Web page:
(Reviewed by JD Jung)
“Every woman is Medusa. When you look into her eyes, you see the entire history of the human race. That’s enough to turn anyone to stone.”
Those were the words of a soldier, Leonardo Ferrero, whose body was discovered by Austrian cavers while hiking the Dolomites. The problem was that Ferrero died thirty years ago from an explosion according to the Ministry of Defense.
His corpse was found to have a tattoo of Medusa, representing a military cell based in Verona, a center for neo-Fascism in 1973. Now after discovering Ferrero’s body, more members of the old Medusa cell are found dead.
The Ministry of the Interior solicits Aurelio Zen, investigator for the State Police, to be put on the case. This will be sure to embarrass their political rival, the Ministry of Defense, who may have something to hide. Also is the Misteri d’ italia (the secret service) involved?
Medusa, the ninth installment in the Aurelio Zen series takes through current day northern Italy and its culture, amidst flashbacks to the mid/late twentieth century political turmoil within the country. The late author Michael Didbin takes Zen and the reader through a spiral of events that could take lead in so many directions. I enjoyed how he formed the supporting characters, and made them fascinating stories in themselves. Though the ending was convincing and somewhat of a surprise—as I said, the events could have taken us to many possible conclusions— I really wanted something that was totally off my radar. That didn’t happen.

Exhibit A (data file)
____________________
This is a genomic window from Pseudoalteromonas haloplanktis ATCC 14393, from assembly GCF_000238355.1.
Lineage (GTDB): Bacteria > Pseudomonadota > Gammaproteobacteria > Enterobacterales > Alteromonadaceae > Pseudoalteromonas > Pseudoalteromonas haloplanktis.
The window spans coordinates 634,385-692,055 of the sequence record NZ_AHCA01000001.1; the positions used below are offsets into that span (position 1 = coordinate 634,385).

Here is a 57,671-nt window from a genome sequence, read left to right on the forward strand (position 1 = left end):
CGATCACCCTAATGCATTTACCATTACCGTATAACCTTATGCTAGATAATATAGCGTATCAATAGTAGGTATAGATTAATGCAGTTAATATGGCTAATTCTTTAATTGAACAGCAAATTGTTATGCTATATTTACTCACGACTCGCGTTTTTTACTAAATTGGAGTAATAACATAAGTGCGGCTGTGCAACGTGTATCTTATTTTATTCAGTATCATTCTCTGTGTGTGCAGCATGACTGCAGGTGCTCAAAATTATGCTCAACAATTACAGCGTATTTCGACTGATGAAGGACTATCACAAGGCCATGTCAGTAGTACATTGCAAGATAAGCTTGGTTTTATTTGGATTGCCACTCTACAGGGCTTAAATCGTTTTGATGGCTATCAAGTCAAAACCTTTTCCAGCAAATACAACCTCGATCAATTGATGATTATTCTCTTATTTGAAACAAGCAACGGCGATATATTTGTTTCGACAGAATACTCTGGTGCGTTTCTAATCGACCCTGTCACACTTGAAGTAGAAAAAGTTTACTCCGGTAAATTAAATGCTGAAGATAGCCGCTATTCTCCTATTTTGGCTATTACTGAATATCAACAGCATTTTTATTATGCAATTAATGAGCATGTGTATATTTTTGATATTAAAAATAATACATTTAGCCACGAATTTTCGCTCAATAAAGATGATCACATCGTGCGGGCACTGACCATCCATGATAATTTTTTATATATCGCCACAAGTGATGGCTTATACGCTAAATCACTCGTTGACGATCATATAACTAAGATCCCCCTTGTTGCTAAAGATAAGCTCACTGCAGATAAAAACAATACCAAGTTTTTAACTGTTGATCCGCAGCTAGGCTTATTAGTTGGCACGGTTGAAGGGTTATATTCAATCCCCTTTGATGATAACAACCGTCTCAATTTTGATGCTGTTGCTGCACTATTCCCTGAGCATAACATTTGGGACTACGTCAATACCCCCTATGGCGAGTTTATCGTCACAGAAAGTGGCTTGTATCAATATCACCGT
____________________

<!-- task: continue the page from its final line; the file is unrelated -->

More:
Even so, the windy road there was well worth the journey. I found Zen to be a mystery in himself and would like to learn more about him. That, along with my love of Italian culture, will entice me to read more from the Aurelio Zen series.